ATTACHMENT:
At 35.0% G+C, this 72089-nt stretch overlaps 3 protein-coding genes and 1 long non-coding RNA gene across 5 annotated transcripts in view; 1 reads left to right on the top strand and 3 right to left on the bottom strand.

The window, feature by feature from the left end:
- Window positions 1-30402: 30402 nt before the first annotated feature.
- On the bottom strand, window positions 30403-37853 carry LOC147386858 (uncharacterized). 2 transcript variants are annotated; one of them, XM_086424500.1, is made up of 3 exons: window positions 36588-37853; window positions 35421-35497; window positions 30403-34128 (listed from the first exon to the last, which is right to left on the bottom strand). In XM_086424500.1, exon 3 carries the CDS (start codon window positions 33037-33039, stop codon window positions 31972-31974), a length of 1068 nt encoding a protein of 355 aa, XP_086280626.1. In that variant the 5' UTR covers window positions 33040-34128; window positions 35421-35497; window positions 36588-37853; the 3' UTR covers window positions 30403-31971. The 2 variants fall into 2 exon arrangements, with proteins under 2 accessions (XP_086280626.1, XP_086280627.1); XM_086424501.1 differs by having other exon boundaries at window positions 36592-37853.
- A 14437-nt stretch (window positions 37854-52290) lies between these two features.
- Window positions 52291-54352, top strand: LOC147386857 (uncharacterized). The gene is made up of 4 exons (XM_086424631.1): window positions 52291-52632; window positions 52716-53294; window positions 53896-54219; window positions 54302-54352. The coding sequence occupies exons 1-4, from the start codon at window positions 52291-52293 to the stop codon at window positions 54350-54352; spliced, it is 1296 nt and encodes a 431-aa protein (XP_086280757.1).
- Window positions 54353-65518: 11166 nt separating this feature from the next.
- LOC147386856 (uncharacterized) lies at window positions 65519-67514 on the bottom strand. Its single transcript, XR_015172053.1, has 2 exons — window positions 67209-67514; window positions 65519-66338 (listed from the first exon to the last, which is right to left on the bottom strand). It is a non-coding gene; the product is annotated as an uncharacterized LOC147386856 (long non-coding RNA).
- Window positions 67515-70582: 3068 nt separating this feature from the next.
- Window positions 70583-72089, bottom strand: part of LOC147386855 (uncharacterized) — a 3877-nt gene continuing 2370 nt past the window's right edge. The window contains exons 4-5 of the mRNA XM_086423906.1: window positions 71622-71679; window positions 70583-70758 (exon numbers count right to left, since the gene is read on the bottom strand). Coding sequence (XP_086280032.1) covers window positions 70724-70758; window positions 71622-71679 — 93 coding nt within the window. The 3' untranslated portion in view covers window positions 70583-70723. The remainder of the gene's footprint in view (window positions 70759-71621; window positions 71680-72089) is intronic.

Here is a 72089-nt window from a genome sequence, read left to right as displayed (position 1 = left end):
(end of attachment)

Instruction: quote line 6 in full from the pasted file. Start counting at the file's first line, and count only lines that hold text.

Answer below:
- Window positions 52291-54352, top strand: LOC147386857 (uncharacterized). The gene is made up of 4 exons (XM_086424631.1): window positions 52291-52632; window positions 52716-53294; window positions 53896-54219; window positions 54302-54352. The coding sequence occupies exons 1-4, from the start codon at window positions 52291-52293 to the stop codon at window positions 54350-54352; spliced, it is 1296 nt and encodes a 431-aa protein (XP_086280757.1).